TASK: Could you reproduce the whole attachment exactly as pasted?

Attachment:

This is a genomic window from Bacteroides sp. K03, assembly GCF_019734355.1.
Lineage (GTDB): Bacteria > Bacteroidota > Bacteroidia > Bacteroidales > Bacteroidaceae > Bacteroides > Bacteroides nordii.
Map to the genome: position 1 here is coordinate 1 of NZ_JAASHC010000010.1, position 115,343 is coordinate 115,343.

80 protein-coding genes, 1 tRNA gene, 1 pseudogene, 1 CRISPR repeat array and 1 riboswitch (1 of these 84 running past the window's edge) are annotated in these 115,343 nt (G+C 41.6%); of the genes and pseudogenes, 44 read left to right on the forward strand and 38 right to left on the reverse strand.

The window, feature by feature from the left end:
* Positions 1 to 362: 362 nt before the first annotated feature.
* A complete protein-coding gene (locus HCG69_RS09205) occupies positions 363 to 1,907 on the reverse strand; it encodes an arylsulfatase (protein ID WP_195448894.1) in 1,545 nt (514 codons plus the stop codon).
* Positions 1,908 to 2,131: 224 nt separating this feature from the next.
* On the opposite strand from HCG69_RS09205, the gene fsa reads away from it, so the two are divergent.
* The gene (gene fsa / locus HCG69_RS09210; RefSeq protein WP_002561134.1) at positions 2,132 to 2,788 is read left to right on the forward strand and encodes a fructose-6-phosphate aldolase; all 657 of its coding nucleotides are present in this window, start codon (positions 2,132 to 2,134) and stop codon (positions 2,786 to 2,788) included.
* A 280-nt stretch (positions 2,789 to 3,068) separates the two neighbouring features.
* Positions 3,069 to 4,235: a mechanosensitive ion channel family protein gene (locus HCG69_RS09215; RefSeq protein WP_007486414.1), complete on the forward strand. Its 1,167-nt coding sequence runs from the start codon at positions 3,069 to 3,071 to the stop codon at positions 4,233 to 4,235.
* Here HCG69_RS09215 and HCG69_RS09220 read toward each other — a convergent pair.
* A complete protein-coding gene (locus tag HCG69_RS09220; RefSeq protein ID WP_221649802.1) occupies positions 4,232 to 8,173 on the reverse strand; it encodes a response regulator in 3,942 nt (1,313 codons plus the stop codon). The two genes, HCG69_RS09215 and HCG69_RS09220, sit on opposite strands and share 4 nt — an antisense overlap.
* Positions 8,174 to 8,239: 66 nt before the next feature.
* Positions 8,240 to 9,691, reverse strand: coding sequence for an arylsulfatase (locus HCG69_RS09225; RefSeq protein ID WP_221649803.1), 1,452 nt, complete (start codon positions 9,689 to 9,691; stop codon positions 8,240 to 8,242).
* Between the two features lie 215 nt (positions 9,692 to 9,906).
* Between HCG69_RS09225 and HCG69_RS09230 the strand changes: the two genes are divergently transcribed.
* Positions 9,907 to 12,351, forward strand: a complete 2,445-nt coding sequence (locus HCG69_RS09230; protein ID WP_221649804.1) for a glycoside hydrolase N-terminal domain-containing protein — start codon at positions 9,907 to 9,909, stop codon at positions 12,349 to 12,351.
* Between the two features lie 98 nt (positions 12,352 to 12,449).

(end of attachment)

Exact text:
This is a genomic window from Bacteroides sp. K03, assembly GCF_019734355.1.
Lineage (GTDB): Bacteria > Bacteroidota > Bacteroidia > Bacteroidales > Bacteroidaceae > Bacteroides > Bacteroides nordii.
Map to the genome: position 1 here is coordinate 1 of NZ_JAASHC010000010.1, position 115,343 is coordinate 115,343.

80 protein-coding genes, 1 tRNA gene, 1 pseudogene, 1 CRISPR repeat array and 1 riboswitch (1 of these 84 running past the window's edge) are annotated in these 115,343 nt (G+C 41.6%); of the genes and pseudogenes, 44 read left to right on the forward strand and 38 right to left on the reverse strand.

The window, feature by feature from the left end:
* Positions 1 to 362: 362 nt before the first annotated feature.
* A complete protein-coding gene (locus HCG69_RS09205) occupies positions 363 to 1,907 on the reverse strand; it encodes an arylsulfatase (protein ID WP_195448894.1) in 1,545 nt (514 codons plus the stop codon).
* Positions 1,908 to 2,131: 224 nt separating this feature from the next.
* On the opposite strand from HCG69_RS09205, the gene fsa reads away from it, so the two are divergent.
* The gene (gene fsa / locus HCG69_RS09210; RefSeq protein WP_002561134.1) at positions 2,132 to 2,788 is read left to right on the forward strand and encodes a fructose-6-phosphate aldolase; all 657 of its coding nucleotides are present in this window, start codon (positions 2,132 to 2,134) and stop codon (positions 2,786 to 2,788) included.
* A 280-nt stretch (positions 2,789 to 3,068) separates the two neighbouring features.
* Positions 3,069 to 4,235: a mechanosensitive ion channel family protein gene (locus HCG69_RS09215; RefSeq protein WP_007486414.1), complete on the forward strand. Its 1,167-nt coding sequence runs from the start codon at positions 3,069 to 3,071 to the stop codon at positions 4,233 to 4,235.
* Here HCG69_RS09215 and HCG69_RS09220 read toward each other — a convergent pair.
* A complete protein-coding gene (locus tag HCG69_RS09220; RefSeq protein ID WP_221649802.1) occupies positions 4,232 to 8,173 on the reverse strand; it encodes a response regulator in 3,942 nt (1,313 codons plus the stop codon). The two genes, HCG69_RS09215 and HCG69_RS09220, sit on opposite strands and share 4 nt — an antisense overlap.
* Positions 8,174 to 8,239: 66 nt before the next feature.
* Positions 8,240 to 9,691, reverse strand: coding sequence for an arylsulfatase (locus HCG69_RS09225; RefSeq protein ID WP_221649803.1), 1,452 nt, complete (start codon positions 9,689 to 9,691; stop codon positions 8,240 to 8,242).
* Between the two features lie 215 nt (positions 9,692 to 9,906).
* Between HCG69_RS09225 and HCG69_RS09230 the strand changes: the two genes are divergently transcribed.
* Positions 9,907 to 12,351, forward strand: a complete 2,445-nt coding sequence (locus HCG69_RS09230; protein ID WP_221649804.1) for a glycoside hydrolase N-terminal domain-containing protein — start codon at positions 9,907 to 9,909, stop codon at positions 12,349 to 12,351.
* Between the two features lie 98 nt (positions 12,352 to 12,449).